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Abrahamse Honored to Give Legacy Lecture

Interim Provost and Senior Vice President for Academic Affairs Dee Abrahamse caps her nearly 40 years of service to the university on Wednesday, Nov. 15, at 4 p.m. when the scholar, educator and administrator delivers the Legacy Lecture.

Abrahamse will offer the prestigious address in the Karl Anatol Center followed by a reception.

The Legacy Lecture was established in 1992 as an opportunity for select CSULB professors to address the university community as if it were their last lecture, sharing personal reflections, beliefs, convictions, values and visions as educators. Past lecturers include dance’s Pat Finot, psychology’s John Jung and, most recently, past President Robert Maxson.

"I canít think of any recognition Iíd rather have from the university..."
--Dee Abrahamse

“I can’t think of any recognition I’d rather have from the university,” said Abrahamse, a Long Beach resident.

“I’ve been here since 1967, which is a very long time. This is an honor usually reserved for a senior faculty member and the list of past Legacy Lecturers includes some of the people I’ve most admired on this campus. It’s an honor to be in their company.”

Abrahamse feels one of the most important aspects of the Legacy Lecture is the opportunity to share values with the campus.

“I’ve always thought one of the most important values on this campus was achieving a balance between being serious about teaching, caring about the students, and maintaining a professional life” she said. “And one of the most important values to me personally is family.”

Abrahamse retired in 2005 as Dean of the College of Liberal after serving with distinction for more than 15 years. She served as the first dean of the “mega-college” that resulted from the merger of the former Colleges of Humanities and Social and Behavioral Sciences, and led 23 departments and programs and 10 academic centers through a period of rapid and dramatic faculty renewal. She contributed in significant ways to nearly every interdisciplinary initiative in the university, often serving as the spearhead.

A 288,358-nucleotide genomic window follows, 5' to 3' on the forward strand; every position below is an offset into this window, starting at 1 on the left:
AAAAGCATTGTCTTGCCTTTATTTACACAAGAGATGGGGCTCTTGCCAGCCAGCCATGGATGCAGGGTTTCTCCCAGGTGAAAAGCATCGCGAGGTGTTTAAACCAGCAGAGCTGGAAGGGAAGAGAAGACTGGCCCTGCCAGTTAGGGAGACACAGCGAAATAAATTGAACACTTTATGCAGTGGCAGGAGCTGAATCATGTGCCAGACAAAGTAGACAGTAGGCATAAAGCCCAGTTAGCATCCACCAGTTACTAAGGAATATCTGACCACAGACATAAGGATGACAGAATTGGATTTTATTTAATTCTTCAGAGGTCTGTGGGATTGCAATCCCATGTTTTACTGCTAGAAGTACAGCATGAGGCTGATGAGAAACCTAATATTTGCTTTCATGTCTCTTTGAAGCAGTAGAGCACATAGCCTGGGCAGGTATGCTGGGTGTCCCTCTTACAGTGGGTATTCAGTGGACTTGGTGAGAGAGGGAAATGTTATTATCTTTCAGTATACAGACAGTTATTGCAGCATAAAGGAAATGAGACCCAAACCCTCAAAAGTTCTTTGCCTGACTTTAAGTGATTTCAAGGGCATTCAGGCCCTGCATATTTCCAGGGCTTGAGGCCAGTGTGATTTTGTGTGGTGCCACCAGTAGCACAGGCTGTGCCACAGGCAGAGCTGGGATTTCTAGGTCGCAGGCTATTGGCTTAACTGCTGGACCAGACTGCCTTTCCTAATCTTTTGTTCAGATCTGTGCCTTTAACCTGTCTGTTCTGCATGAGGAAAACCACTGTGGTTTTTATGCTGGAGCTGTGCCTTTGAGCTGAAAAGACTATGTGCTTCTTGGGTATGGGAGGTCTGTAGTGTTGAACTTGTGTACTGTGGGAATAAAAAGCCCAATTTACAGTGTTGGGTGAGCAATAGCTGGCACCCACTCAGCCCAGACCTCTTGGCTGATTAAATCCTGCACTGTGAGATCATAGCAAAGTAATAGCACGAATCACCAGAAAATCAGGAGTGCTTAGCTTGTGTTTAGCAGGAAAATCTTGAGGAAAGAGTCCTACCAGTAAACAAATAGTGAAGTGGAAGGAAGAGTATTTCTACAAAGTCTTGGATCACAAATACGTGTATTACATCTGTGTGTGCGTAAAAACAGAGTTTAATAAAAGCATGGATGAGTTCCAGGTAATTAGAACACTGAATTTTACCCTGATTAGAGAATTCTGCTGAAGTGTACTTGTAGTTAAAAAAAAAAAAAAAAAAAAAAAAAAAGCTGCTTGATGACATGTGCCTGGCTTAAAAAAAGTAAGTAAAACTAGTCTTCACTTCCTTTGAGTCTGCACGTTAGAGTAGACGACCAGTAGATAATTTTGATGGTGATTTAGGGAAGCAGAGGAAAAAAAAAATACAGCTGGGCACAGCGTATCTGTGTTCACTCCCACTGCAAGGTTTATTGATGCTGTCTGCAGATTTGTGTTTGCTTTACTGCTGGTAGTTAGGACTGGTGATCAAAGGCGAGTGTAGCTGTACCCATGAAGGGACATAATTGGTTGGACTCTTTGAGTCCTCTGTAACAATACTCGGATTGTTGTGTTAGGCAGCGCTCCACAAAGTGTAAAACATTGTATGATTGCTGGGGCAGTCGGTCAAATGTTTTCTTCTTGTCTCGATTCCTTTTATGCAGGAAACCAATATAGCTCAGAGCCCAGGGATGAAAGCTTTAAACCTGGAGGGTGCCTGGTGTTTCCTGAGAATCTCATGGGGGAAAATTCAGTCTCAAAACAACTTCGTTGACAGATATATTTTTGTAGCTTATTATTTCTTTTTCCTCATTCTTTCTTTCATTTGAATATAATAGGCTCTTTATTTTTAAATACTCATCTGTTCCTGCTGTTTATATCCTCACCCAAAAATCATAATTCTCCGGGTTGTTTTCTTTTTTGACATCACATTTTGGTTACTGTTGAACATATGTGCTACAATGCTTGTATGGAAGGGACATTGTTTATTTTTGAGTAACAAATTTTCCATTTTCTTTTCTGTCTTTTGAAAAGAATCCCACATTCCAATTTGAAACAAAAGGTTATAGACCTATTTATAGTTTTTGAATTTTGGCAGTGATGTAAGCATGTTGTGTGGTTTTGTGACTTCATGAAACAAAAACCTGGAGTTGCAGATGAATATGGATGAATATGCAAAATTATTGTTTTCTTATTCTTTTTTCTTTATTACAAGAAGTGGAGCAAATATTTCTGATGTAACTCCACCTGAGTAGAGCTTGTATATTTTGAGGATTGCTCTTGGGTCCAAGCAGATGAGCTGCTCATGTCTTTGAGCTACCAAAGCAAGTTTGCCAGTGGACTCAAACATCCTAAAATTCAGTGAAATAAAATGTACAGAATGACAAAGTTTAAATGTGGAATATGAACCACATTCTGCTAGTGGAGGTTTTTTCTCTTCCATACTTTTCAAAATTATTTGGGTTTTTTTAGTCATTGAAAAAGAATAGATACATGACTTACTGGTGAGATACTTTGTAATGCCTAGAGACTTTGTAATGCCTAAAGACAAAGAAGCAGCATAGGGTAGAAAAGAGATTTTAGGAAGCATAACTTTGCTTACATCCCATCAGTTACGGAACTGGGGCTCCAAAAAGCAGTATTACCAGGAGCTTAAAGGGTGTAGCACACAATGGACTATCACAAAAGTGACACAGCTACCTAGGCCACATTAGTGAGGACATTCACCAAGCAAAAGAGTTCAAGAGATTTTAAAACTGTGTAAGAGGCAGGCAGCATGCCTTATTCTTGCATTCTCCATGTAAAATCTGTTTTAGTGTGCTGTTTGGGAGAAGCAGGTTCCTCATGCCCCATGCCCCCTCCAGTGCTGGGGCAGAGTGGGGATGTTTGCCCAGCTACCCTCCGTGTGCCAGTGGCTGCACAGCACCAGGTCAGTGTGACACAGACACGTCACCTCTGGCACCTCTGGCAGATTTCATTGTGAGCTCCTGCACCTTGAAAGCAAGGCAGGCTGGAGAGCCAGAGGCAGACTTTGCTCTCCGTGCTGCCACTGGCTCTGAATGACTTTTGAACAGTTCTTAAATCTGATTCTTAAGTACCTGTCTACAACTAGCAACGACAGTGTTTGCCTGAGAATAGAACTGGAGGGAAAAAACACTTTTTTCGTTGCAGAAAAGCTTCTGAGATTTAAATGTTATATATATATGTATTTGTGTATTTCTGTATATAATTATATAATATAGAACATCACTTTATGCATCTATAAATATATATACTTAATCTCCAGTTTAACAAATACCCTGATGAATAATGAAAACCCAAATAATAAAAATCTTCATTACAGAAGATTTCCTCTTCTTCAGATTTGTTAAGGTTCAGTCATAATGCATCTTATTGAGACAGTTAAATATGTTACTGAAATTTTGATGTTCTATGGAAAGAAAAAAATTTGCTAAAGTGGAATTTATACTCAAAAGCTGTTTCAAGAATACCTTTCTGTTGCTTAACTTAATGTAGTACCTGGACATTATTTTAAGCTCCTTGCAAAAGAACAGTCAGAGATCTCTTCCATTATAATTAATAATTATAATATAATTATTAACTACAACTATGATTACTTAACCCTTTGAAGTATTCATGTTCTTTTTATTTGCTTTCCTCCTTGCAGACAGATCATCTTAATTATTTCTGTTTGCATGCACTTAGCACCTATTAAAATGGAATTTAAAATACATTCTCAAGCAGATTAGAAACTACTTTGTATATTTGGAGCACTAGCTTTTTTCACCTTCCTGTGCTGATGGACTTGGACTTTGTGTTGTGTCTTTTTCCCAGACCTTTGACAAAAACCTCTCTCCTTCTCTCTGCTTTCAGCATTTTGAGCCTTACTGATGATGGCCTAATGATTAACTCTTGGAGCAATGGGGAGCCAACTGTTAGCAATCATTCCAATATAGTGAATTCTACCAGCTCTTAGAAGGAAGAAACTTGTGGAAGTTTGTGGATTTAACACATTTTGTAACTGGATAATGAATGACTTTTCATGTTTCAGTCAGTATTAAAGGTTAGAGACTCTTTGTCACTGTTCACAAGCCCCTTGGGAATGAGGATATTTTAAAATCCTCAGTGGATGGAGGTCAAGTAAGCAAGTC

Abrahamse is a pioneer on campus as one of the first women in CSULB’s History Department.
“I had a very positive experience here,” she recalled. “There were never more than one or two experiences where I felt that, if I were a male, things might have happened differently. From the beginning, this was a campus where it was easy to make friendships across campus, help create new programs and contribute to the university.”

Dee Abrahamse

The campus has changed dramatically since she arrived. “The trees were shorter then,” she laughed. “I had just come from the East and Midwest where I’d finished my graduate degree at the University of Michigan. What I found was definitely not an Eastern university. I met a lot of students right away and enjoyed the diversity in age and experience they brought. I found good colleagues and got here just in time for the campus activism of the late 60s.”

Abrahamse points to such career highlights as helping to develop the teaching of history, to be part of a developing new faculty and to take part in new programs.
“That was very exciting,” she said. “I was an associate dean, then dean and I take great pride in having helped to bring in more than half the College of Liberal Arts’ faculty. When I got to know them, I saw how much creativity and good scholarship and good teaching there was. It was a faculty distinguished by their energy and imagination.”

Abrahamse is glad she made the decision to join CSULB. “It seemed like an accident at the time but it’s worked out well,” she said. “As interim provost, I still have goals. I want to improve the university’s ability to maintain access and diversity, keep students here and to help them graduate with a high-quality education. I want to work on a capital campaign to increase support for faculty and student needs, and support President Alexander’s vision for the university’s future. There are lots of students on campus and the university needs to plan for them and their faculty. Personally, I also hope to teach my favorite history course again in the future and have a bit more leisure time.”

More information about the Legacy Lecture is available by calling the Center for Faculty Development at 562/985-5287.